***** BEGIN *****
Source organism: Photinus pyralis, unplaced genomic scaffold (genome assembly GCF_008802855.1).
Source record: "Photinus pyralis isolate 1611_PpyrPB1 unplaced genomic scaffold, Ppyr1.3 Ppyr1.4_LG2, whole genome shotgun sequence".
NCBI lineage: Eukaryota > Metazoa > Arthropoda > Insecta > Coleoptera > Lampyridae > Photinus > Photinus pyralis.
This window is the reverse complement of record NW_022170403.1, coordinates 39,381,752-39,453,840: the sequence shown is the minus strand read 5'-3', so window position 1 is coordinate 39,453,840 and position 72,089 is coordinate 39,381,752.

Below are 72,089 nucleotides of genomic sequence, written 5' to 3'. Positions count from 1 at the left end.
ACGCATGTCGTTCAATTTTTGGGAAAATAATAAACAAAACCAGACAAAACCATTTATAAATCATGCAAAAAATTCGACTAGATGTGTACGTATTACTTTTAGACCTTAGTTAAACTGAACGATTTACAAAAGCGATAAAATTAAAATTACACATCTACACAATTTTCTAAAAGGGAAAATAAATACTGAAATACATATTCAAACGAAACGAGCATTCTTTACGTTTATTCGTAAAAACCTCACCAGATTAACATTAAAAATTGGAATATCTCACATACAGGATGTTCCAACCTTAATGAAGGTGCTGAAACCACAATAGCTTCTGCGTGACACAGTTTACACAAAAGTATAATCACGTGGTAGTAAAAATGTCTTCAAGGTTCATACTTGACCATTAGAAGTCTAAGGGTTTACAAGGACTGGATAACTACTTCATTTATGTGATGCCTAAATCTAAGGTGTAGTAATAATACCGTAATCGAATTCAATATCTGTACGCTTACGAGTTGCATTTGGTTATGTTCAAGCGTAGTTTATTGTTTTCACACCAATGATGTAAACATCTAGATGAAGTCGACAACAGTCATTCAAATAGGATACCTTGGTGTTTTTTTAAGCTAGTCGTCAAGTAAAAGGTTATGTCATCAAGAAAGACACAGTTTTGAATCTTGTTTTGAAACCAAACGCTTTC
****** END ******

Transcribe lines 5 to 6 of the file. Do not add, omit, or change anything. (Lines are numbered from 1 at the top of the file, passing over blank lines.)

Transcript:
Below are 72,089 nucleotides of genomic sequence, written 5' to 3'. Positions count from 1 at the left end.
ACGCATGTCGTTCAATTTTTGGGAAAATAATAAACAAAACCAGACAAAACCATTTATAAATCATGCAAAAAATTCGACTAGATGTGTACGTATTACTTTTAGACCTTAGTTAAACTGAACGATTTACAAAAGCGATAAAATTAAAATTACACATCTACACAATTTTCTAAAAGGGAAAATAAATACTGAAATACATATTCAAACGAAACGAGCATTCTTTACGTTTATTCGTAAAAACCTCACCAGATTAACATTAAAAATTGGAATATCTCACATACAGGATGTTCCAACCTTAATGAAGGTGCTGAAACCACAATAGCTTCTGCGTGACACAGTTTACACAAAAGTATAATCACGTGGTAGTAAAAATGTCTTCAAGGTTCATACTTGACCATTAGAAGTCTAAGGGTTTACAAGGACTGGATAACTACTTCATTTATGTGATGCCTAAATCTAAGGTGTAGTAATAATACCGTAATCGAATTCAATATCTGTACGCTTACGAGTTGCATTTGGTTATGTTCAAGCGTAGTTTATTGTTTTCACACCAATGATGTAAACATCTAGATGAAGTCGACAACAGTCATTCAAATAGGATACCTTGGTGTTTTTTTAAGCTAGTCGTCAAGTAAAAGGTTATGTCATCAAGAAAGACACAGTTTTGAATCTTGTTTTGAAACCAAACGCTTTC